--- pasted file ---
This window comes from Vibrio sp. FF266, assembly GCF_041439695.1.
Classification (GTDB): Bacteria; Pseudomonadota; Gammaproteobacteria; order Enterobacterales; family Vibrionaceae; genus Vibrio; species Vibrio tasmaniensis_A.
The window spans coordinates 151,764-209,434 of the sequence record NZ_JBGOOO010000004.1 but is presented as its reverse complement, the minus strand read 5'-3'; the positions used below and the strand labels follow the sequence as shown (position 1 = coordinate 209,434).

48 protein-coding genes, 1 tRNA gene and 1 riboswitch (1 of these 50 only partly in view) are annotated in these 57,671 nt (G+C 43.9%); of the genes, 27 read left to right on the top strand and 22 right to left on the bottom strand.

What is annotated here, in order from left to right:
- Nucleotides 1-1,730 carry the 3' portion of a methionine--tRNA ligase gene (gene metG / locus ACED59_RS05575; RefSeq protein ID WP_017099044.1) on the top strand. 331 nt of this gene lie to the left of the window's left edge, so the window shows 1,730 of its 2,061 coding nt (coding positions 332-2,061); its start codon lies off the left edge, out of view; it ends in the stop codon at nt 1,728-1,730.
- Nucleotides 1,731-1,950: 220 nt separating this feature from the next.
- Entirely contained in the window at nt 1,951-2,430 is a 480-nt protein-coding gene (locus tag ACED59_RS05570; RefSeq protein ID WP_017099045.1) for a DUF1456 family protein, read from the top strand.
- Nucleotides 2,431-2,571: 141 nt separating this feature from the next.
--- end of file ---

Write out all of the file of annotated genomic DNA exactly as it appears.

This window comes from Vibrio sp. FF266, assembly GCF_041439695.1.
Classification (GTDB): Bacteria; Pseudomonadota; Gammaproteobacteria; order Enterobacterales; family Vibrionaceae; genus Vibrio; species Vibrio tasmaniensis_A.
The window spans coordinates 151,764-209,434 of the sequence record NZ_JBGOOO010000004.1 but is presented as its reverse complement, the minus strand read 5'-3'; the positions used below and the strand labels follow the sequence as shown (position 1 = coordinate 209,434).

48 protein-coding genes, 1 tRNA gene and 1 riboswitch (1 of these 50 only partly in view) are annotated in these 57,671 nt (G+C 43.9%); of the genes, 27 read left to right on the top strand and 22 right to left on the bottom strand.

What is annotated here, in order from left to right:
- Nucleotides 1-1,730 carry the 3' portion of a methionine--tRNA ligase gene (gene metG / locus ACED59_RS05575; RefSeq protein ID WP_017099044.1) on the top strand. 331 nt of this gene lie to the left of the window's left edge, so the window shows 1,730 of its 2,061 coding nt (coding positions 332-2,061); its start codon lies off the left edge, out of view; it ends in the stop codon at nt 1,728-1,730.
- Nucleotides 1,731-1,950: 220 nt separating this feature from the next.
- Entirely contained in the window at nt 1,951-2,430 is a 480-nt protein-coding gene (locus tag ACED59_RS05570; RefSeq protein ID WP_017099045.1) for a DUF1456 family protein, read from the top strand.
- Nucleotides 2,431-2,571: 141 nt separating this feature from the next.